Pamela Price - Obituary

A touching obituary for Sheffield violin teacher, Pamela Price

Pamela Price (1925-2019)

The music community of Sheffield will be saddened to hear of the death of Pamela (‘Pam’) Price, following a short illness.

Pam arrived in Sheffield in c.1977-8 after the death of her husband, Stuart Hetley Price (1922-1977), the inaugural Bishop of Doncaster and, in his final posting in 1976, Bishop of Ripon. Having paused her playing and teaching activities as a clergyman’s wife, she began again, influenced by the teachings of Hungarian pedagogue, Kato Havas. I myself was amongst her pupils, beginning the violin at the age of 5 with her in 1979.

As a teacher, Pam was very gifted: as anyone whose opinion counts knows, there is often substantial distinction between a good teacher and a good player, and her enthusiastic and analytical bearing (in which no problem was incapable of solution) influences my own work. She encouraged my own ardent enthusiasm to learn the violin to the highest standards with much wisdom and good humour, passing me over to Peter Cropper of the Lindsay Quartet at a sensible stage in my development, securing some of my adolescent concerto performances, and acting thereafter and until the present as something of an advisor. She followed my own developing performer-scholar career with much fondness and was always highly encouraging to Ruth and me when we set up our own teaching practice partnership, Milsom School of Music in 2006.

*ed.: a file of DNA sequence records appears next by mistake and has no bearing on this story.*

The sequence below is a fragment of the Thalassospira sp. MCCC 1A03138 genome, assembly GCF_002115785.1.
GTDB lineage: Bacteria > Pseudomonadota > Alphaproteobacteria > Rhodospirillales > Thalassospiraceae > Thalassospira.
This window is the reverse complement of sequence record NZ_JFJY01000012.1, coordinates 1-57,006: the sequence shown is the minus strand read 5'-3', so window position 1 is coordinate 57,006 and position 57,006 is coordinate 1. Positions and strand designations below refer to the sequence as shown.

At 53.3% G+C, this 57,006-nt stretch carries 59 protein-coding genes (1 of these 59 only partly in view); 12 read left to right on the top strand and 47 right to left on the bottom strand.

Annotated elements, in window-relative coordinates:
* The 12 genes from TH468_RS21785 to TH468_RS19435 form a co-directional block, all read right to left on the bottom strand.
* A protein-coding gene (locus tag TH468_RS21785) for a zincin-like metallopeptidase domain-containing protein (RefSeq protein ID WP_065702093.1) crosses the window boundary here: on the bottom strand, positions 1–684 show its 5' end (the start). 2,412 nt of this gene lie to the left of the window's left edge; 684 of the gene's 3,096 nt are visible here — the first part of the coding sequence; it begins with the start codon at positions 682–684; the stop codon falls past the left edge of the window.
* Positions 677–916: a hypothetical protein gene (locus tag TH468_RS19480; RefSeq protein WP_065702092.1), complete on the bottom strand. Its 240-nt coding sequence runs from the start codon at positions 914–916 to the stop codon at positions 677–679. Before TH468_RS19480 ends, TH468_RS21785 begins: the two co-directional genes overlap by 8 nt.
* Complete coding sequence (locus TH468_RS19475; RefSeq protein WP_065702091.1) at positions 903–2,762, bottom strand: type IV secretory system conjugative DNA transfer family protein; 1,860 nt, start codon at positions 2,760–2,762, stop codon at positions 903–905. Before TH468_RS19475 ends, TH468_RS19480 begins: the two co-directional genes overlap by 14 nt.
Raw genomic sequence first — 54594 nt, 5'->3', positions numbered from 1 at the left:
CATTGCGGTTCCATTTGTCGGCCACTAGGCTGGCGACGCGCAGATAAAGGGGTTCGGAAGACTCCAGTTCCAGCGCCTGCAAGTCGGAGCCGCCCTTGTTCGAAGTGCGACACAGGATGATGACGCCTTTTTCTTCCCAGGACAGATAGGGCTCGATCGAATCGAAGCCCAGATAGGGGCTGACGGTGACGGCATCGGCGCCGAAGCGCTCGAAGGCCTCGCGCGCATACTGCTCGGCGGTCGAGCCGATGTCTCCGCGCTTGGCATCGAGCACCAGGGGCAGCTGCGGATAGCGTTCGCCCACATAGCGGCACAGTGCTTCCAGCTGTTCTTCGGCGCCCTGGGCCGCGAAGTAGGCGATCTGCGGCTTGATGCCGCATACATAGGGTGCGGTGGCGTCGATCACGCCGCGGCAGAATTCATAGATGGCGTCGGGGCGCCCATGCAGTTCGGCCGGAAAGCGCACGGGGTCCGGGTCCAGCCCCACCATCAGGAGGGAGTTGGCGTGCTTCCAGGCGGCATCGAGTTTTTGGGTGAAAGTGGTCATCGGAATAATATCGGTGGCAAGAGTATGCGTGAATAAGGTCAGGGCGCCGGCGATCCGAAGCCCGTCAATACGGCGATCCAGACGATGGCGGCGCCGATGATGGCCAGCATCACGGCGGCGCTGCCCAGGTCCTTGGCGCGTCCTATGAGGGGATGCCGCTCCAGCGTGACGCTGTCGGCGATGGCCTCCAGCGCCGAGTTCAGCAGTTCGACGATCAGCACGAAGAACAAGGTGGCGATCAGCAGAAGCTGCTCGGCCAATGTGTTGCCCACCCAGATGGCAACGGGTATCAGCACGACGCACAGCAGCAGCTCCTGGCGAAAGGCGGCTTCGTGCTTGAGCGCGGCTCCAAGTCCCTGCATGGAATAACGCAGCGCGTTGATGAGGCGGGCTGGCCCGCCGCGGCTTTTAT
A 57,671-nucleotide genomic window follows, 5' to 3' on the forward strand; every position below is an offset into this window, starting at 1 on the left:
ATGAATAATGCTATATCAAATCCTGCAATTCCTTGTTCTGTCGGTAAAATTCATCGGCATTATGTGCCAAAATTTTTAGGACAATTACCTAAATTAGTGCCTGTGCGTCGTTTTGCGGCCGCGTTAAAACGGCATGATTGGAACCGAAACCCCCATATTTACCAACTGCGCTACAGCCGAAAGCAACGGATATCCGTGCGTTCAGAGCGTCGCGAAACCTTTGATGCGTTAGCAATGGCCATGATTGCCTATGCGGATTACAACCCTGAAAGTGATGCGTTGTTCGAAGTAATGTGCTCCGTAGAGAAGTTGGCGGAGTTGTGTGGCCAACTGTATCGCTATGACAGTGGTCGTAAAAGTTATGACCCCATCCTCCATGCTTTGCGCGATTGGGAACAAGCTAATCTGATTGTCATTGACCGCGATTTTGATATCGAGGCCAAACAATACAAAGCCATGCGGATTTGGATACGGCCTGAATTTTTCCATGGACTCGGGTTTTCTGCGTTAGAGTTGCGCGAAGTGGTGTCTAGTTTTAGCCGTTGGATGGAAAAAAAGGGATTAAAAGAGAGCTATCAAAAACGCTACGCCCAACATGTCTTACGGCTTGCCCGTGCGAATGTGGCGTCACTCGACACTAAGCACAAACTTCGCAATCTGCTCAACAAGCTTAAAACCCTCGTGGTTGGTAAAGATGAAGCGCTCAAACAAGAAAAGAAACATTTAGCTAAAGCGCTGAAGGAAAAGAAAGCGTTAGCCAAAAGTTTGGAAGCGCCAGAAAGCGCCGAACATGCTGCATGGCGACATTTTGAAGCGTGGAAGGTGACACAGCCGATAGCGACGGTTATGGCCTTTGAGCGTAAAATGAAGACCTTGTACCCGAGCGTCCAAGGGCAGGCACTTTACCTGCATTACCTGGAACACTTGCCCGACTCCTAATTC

Pam’s energy and commitment to music in Sheffield was considerable. She played at one time in most of the amateur orchestras, including Hallam Sinfonia, Sheffield Symphony Orchestra, and Sheffield Chamber Orchestra, only retiring from the last a handful of years ago. Her enthusiasm for chamber music was met by regular ‘quartet parties’ at her home in Ecclesall, in which my wife and I, and many others, participated over many years. That I had played all of Haydn’s string quartets before going to university, and developed my otherwise mediocre sight-reading capabilities to one of relative competence is largely owe-able to Pam! She was a keen advocate of the erstwhile adult and continuing education chamber music course at Keele University, and few things gave her more pleasure than playing classical chamber works for the purest of reasons: their external admiration, and internal contemplation.

Further to this, Pam’s sense of community was also very substantial: she advocated and attended numerous concerts in the locality, worked as a volunteer for Ecclesall Woods, and was a long-standing member of Holy Trinity Church, Millhouses.

In her long life, in which she remained active and intellectually engaged to the very end, Mrs Price touched the lives of many. She will be sadly missed. As a musician born and bred in Sheffield, her former student and godson, I think it is not inappropriate that, on behalf of music in the City of Sheffield, I offer my condolences on behalf of us all to the family at this sad time.

Dr David Milsom

Senior Lecturer, Music, University of Huddersfield,

Violinist, Teacher, Scholar-performer

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